May 5, 2015; Devex
The text of this newswire has been altered from its initial form.
If you like scale, you must be happy with what’s going on at the U.S. Agency for International Development (USAID), but you might be in a shrinking minority of USAID acolytes. Last month, USAID gave its largest-ever contract to an employee-owned consulting firm, Chemonics International. If big numbers cause palpitations, take your meds now.
The Chemonics award was for $9.5 billion over the next eight years, an “indefinite delivery, indefinite quantity contract” that’s part of a package of awards that could be worth up to $10.5 billion in total. What could cost that much? The Chemonics award will be to lead “health supply chain programs,” which means directing and coordinating “the delivery and distribution of a range of global health communities used to prevent and treat illnesses, including HIV and AIDS, malaria, and tuberculosis.”
Prior to this award, Chemonics ranked third out of USAID’s top 40 vendors with $501.7 million in obligated amounts as of November 2014, behind only the World Bank ($2.1 billion) and the World Food Program ($1.5 billion). Given that the World Bank and World Food Program are very different kinds of “vendors” than Chemonics, it makes Chemonics pretty much USAID’s largest development contractor. But a supply chain award of this huge size was bound to get reactions, especially from the other development contractors that might have thought they should have gotten the award or, in one case, a group of contractors that used to handle this function.
Devex’s crack development aid reporter, Michael Igoe, reports that John Snow, Inc., also a huge USAID contractor (with $285.5 million in obligations, ranking seventh among USAID’s top 40), is protesting the Chemonics award. JSI actually used to be a leader of USAID’s health supply chain programs, and it isn’t happy.
“We think this was a wrong decision that could cost the taxpayers a great deal of money and perhaps put people’s lives at risk,” Joel Lamstein, co-founder and president of JSI, told Devex by email. Igoe adds that JSI has submitted a protest of the award to the Government Accountability Office. He says that GAO has up to 100 days to issue a decision on the protest, during which time activities on the Chemonics contract will be frozen.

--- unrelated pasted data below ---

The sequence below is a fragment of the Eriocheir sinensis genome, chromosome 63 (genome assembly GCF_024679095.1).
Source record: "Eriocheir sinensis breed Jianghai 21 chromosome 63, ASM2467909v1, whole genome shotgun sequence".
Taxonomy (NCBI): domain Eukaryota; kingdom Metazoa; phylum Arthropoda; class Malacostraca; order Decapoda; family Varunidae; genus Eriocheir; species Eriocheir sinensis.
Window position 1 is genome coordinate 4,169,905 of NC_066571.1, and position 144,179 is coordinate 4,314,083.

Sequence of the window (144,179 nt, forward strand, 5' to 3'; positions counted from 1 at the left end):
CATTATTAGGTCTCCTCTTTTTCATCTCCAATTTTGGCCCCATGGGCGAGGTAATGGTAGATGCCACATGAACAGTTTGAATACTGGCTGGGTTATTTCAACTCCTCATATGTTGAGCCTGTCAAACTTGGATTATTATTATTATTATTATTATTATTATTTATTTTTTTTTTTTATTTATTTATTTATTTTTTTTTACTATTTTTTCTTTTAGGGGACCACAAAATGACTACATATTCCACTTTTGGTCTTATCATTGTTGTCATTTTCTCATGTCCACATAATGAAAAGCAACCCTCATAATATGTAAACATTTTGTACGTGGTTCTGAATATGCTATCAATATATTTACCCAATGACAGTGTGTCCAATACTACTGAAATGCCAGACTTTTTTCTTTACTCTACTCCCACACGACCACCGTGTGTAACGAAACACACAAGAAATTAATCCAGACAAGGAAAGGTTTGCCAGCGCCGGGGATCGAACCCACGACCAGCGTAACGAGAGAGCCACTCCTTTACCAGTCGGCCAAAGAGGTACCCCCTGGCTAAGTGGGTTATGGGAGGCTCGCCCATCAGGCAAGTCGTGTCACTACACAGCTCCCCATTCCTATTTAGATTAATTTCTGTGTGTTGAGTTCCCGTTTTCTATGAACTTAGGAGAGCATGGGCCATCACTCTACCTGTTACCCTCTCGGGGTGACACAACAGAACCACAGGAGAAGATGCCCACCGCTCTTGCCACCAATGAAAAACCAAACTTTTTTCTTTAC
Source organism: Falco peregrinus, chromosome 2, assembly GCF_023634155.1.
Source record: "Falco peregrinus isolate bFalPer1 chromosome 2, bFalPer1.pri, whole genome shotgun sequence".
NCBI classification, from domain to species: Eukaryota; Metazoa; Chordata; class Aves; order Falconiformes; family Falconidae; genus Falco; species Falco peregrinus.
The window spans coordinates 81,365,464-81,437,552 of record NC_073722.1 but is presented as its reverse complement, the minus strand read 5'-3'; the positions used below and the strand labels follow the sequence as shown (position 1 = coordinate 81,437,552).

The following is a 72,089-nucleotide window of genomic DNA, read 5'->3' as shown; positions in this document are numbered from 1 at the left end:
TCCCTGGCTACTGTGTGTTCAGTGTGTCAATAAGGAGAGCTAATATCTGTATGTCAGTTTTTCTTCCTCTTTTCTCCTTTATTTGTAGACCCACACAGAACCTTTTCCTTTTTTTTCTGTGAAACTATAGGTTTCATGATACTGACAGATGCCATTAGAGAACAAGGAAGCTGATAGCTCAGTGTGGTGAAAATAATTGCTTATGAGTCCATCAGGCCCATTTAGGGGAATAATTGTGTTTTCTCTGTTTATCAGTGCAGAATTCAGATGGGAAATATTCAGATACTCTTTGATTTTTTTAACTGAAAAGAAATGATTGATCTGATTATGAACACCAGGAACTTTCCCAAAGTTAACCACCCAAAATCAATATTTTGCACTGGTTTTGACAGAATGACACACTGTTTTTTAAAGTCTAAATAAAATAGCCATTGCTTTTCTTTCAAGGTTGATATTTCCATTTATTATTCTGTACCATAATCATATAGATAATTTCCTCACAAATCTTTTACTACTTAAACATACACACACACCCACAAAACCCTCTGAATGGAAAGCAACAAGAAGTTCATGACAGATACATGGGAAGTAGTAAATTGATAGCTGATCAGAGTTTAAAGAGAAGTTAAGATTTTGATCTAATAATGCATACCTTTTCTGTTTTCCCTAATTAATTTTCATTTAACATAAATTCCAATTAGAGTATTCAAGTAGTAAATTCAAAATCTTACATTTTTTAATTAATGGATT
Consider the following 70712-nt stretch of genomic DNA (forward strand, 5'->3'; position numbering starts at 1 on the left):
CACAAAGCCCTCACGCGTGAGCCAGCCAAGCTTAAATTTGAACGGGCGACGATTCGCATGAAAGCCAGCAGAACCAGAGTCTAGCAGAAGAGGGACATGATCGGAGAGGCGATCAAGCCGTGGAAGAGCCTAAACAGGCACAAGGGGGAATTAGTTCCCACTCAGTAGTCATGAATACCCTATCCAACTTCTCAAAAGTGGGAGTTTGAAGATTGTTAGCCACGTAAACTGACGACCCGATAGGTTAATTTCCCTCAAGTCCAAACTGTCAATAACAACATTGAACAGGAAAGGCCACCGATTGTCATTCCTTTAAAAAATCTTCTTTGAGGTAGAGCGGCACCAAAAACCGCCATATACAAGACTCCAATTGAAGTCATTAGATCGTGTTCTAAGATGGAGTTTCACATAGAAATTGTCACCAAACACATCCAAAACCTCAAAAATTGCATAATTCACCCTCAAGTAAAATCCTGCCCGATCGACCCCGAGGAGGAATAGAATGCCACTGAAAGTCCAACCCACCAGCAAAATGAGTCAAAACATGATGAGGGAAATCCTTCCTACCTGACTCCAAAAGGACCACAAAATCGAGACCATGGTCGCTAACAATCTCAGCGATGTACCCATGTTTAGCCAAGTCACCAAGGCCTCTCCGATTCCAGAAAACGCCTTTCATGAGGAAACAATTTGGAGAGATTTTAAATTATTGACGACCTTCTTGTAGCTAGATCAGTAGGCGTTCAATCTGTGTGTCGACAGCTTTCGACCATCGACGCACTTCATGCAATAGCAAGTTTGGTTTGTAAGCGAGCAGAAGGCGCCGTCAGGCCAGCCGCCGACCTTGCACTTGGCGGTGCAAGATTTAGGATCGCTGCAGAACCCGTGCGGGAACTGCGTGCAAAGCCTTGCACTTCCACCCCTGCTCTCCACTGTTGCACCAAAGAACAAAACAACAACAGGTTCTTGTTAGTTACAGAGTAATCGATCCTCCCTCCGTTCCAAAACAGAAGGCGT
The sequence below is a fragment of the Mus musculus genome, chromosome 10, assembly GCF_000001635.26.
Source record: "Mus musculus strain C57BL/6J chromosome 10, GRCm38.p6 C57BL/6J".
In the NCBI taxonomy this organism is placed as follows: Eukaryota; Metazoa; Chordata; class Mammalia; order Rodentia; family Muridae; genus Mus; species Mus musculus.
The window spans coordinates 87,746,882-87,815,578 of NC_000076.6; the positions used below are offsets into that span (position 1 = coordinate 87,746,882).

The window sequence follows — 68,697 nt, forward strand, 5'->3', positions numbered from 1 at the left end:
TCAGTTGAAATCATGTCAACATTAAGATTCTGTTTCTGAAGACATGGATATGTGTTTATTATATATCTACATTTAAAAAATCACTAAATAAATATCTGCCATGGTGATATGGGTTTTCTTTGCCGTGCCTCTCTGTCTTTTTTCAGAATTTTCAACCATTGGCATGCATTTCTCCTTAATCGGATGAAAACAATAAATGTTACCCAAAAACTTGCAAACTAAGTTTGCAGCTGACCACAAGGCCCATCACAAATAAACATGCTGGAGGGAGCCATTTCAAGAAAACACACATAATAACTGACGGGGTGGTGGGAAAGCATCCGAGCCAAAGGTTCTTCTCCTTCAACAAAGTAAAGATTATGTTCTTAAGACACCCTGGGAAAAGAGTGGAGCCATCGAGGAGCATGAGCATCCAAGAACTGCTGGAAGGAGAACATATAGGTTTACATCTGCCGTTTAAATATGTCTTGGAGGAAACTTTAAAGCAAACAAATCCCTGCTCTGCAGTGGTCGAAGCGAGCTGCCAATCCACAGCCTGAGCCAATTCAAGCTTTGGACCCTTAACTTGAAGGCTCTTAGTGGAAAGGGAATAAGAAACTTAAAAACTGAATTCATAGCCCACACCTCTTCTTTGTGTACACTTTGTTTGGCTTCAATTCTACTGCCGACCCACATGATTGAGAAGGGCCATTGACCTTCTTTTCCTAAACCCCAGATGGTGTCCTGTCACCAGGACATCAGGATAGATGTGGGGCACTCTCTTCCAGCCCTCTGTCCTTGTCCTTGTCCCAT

Sign up for our free newsletters
Subscribe to NPQ's newsletters to have our top stories delivered directly to your inbox.
The Boston-based JSI is explicitly a health-focused contractor, while Chemonics appears to have a much broader issue focus, including programs in agriculture, microfinance, governance, pension reform, economic development, and international trade, just to name a few of the organization’s interests. In recent months, Chemonics has been the subject of a number of critiques of U.S. humanitarian assistance in Haiti, including questions about its agriculture programs conducted in some sort of partnership with Monsanto and audits about its programs of assistance to schools, “urban beautification”, and environmental mitigation. As we noted last month, Chemonics also received some negative commentary in an HBO VICE episode. Negative reviews don’t seem to have slowed down Chemonics’ access to USAID money in Haiti and other countries, and now it has landed a record-setting USAID deal.
Like JSI in an earlier iteration of the supply chain contract, Chemonics is leading a team of organizations on this deal, including IBM, the Seattle-based Remote Medical International, and FHI360, the nonprofit USAID contractor that acquired much of the Academy for Educational Development when AED ran into a beehive’s worth of problems with its management of USAID contracts.
Chemonics is not new to the problem of complaints regarding government contract awards. For example, last year, Chemonics filed a protest itself of a USAID award to Development Alternatives Inc. (DAI), ranking eighth on the list of USAID’s top 40 vendors, which GAO denied in December. In the world of development contracting, some contractors will play rough with the competition and with the contracting agency too, perhaps because of the size of the contracts involved.
Given $10.5 billion at stake as part of the USAID global supply chain program, the GAO decision on the Chemonics team versus the JSI team may be precedential, especially with JSI’s charge that the designation of Chemonics could endanger people’s lives. If anyone is going to know how this plays out, it is going to be Igoe, and NPQ will be looking for Igoe’s reports in Devex.—Rick Cohen
Correction: An earlier version of this newswire put the amount of the Chemonics award at $10.5 billion. As clarified by Michael Igoe, that $10.5B reflects the entire suite of awards, of which Chemonics’ $9.5B award represents the largest part. NPQ regrets the misunderstanding.